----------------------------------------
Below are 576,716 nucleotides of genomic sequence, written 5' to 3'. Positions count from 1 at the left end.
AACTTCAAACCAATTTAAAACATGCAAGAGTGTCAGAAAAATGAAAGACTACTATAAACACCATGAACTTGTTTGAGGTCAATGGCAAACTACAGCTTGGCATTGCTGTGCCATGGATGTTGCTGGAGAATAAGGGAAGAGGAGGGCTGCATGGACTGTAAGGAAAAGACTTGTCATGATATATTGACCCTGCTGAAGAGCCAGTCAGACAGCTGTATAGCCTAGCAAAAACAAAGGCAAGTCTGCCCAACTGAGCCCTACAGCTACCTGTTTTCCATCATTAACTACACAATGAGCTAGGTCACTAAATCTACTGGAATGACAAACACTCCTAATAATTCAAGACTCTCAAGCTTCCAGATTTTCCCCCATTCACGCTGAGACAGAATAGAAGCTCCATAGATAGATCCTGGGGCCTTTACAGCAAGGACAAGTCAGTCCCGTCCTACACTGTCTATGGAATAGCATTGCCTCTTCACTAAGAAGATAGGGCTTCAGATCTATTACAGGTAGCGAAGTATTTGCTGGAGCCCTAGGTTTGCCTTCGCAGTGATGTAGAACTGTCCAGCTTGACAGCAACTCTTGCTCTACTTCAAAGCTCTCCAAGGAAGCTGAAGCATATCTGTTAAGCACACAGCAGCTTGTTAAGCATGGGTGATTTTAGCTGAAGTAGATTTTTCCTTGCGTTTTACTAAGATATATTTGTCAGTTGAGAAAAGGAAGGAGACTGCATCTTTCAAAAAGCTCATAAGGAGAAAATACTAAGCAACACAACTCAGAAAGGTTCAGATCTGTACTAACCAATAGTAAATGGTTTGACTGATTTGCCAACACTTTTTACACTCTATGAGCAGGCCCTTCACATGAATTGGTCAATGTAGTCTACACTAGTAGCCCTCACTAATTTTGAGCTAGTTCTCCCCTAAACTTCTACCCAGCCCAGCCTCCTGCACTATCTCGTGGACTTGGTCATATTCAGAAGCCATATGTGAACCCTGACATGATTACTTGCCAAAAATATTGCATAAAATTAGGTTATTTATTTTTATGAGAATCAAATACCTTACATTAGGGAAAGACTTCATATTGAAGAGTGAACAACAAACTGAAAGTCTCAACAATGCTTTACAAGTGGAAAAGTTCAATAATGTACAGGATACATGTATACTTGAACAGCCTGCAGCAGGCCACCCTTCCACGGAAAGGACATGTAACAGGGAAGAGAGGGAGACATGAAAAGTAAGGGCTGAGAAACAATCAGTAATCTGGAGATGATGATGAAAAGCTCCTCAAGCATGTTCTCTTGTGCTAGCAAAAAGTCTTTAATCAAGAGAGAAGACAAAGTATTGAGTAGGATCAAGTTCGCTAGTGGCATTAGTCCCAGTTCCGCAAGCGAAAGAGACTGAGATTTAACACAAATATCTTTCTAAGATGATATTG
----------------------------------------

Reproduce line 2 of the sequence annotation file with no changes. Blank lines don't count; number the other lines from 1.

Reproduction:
AACTTCAAACCAATTTAAAACATGCAAGAGTGTCAGAAAAATGAAAGACTACTATAAACACCATGAACTTGTTTGAGGTCAATGGCAAACTACAGCTTGGCATTGCTGTGCCATGGATGTTGCTGGAGAATAAGGGAAGAGGAGGGCTGCATGGACTGTAAGGAAAAGACTTGTCATGATATATTGACCCTGCTGAAGAGCCAGTCAGACAGCTGTATAGCCTAGCAAAAACAAAGGCAAGTCTGCCCAACTGAGCCCTACAGCTACCTGTTTTCCATCATTAACTACACAATGAGCTAGGTCACTAAATCTACTGGAATGACAAACACTCCTAATAATTCAAGACTCTCAAGCTTCCAGATTTTCCCCCATTCACGCTGAGACAGAATAGAAGCTCCATAGATAGATCCTGGGGCCTTTACAGCAAGGACAAGTCAGTCCCGTCCTACACTGTCTATGGAATAGCATTGCCTCTTCACTAAGAAGATAGGGCTTCAGATCTATTACAGGTAGCGAAGTATTTGCTGGAGCCCTAGGTTTGCCTTCGCAGTGATGTAGAACTGTCCAGCTTGACAGCAACTCTTGCTCTACTTCAAAGCTCTCCAAGGAAGCTGAAGCATATCTGTTAAGCACACAGCAGCTTGTTAAGCATGGGTGATTTTAGCTGAAGTAGATTTTTCCTTGCGTTTTACTAAGATATATTTGTCAGTTGAGAAAAGGAAGGAGACTGCATCTTTCAAAAAGCTCATAAGGAGAAAATACTAAGCAACACAACTCAGAAAGGTTCAGATCTGTACTAACCAATAGTAAATGGTTTGACTGATTTGCCAACACTTTTTACACTCTATGAGCAGGCCCTTCACATGAATTGGTCAATGTAGTCTACACTAGTAGCCCTCACTAATTTTGAGCTAGTTCTCCCCTAAACTTCTACCCAGCCCAGCCTCCTGCACTATCTCGTGGACTTGGTCATATTCAGAAGCCATATGTGAACCCTGACATGATTACTTGCCAAAAATATTGCATAAAATTAGGTTATTTATTTTTATGAGAATCAAATACCTTACATTAGGGAAAGACTTCATATTGAAGAGTGAACAACAAACTGAAAGTCTCAACAATGCTTTACAAGTGGAAAAGTTCAATAATGTACAGGATACATGTATACTTGAACAGCCTGCAGCAGGCCACCCTTCCACGGAAAGGACATGTAACAGGGAAGAGAGGGAGACATGAAAAGTAAGGGCTGAGAAACAATCAGTAATCTGGAGATGATGATGAAAAGCTCCTCAAGCATGTTCTCTTGTGCTAGCAAAAAGTCTTTAATCAAGAGAGAAGACAAAGTATTGAGTAGGATCAAGTTCGCTAGTGGCATTAGTCCCAGTTCCGCAAGCGAAAGAGACTGAGATTTAACACAAATATCTTTCTAAGATGATATTG